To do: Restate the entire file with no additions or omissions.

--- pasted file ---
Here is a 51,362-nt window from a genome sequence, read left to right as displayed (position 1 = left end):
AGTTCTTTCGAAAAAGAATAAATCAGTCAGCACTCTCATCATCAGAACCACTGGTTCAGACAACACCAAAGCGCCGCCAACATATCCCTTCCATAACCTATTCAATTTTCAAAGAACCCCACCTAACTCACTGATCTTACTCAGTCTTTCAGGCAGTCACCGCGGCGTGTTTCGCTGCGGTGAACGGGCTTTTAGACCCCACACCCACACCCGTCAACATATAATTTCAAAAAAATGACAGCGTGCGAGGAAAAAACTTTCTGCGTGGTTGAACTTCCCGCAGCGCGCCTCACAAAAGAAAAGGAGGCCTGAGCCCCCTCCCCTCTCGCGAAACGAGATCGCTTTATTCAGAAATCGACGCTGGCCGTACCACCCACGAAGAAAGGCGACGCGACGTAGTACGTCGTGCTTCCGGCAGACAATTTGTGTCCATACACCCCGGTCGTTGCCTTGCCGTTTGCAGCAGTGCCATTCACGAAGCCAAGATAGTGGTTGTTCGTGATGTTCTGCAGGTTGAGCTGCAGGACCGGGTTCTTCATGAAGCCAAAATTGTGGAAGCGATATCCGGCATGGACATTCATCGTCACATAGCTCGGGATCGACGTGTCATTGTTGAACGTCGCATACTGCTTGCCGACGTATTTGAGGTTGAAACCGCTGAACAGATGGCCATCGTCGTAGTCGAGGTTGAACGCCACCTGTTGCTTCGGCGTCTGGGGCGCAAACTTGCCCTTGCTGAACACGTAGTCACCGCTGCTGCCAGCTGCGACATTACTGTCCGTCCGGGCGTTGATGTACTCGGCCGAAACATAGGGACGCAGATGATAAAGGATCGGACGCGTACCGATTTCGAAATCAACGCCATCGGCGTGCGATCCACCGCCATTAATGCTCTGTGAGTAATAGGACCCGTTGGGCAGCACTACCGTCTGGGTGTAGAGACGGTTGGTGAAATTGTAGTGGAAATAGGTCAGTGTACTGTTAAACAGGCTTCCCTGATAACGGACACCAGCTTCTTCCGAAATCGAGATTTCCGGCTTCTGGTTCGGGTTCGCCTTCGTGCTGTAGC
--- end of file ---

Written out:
Here is a 51,362-nt window from a genome sequence, read left to right as displayed (position 1 = left end):
AGTTCTTTCGAAAAAGAATAAATCAGTCAGCACTCTCATCATCAGAACCACTGGTTCAGACAACACCAAAGCGCCGCCAACATATCCCTTCCATAACCTATTCAATTTTCAAAGAACCCCACCTAACTCACTGATCTTACTCAGTCTTTCAGGCAGTCACCGCGGCGTGTTTCGCTGCGGTGAACGGGCTTTTAGACCCCACACCCACACCCGTCAACATATAATTTCAAAAAAATGACAGCGTGCGAGGAAAAAACTTTCTGCGTGGTTGAACTTCCCGCAGCGCGCCTCACAAAAGAAAAGGAGGCCTGAGCCCCCTCCCCTCTCGCGAAACGAGATCGCTTTATTCAGAAATCGACGCTGGCCGTACCACCCACGAAGAAAGGCGACGCGACGTAGTACGTCGTGCTTCCGGCAGACAATTTGTGTCCATACACCCCGGTCGTTGCCTTGCCGTTTGCAGCAGTGCCATTCACGAAGCCAAGATAGTGGTTGTTCGTGATGTTCTGCAGGTTGAGCTGCAGGACCGGGTTCTTCATGAAGCCAAAATTGTGGAAGCGATATCCGGCATGGACATTCATCGTCACATAGCTCGGGATCGACGTGTCATTGTTGAACGTCGCATACTGCTTGCCGACGTATTTGAGGTTGAAACCGCTGAACAGATGGCCATCGTCGTAGTCGAGGTTGAACGCCACCTGTTGCTTCGGCGTCTGGGGCGCAAACTTGCCCTTGCTGAACACGTAGTCACCGCTGCTGCCAGCTGCGACATTACTGTCCGTCCGGGCGTTGATGTACTCGGCCGAAACATAGGGACGCAGATGATAAAGGATCGGACGCGTACCGATTTCGAAATCAACGCCATCGGCGTGCGATCCACCGCCATTAATGCTCTGTGAGTAATAGGACCCGTTGGGCAGCACTACCGTCTGGGTGTAGAGACGGTTGGTGAAATTGTAGTGGAAATAGGTCAGTGTACTGTTAAACAGGCTTCCCTGATAACGGACACCAGCTTCTTCCGAAATCGAGATTTCCGGCTTCTGGTTCGGGTTCGCCTTCGTGCTGTAGC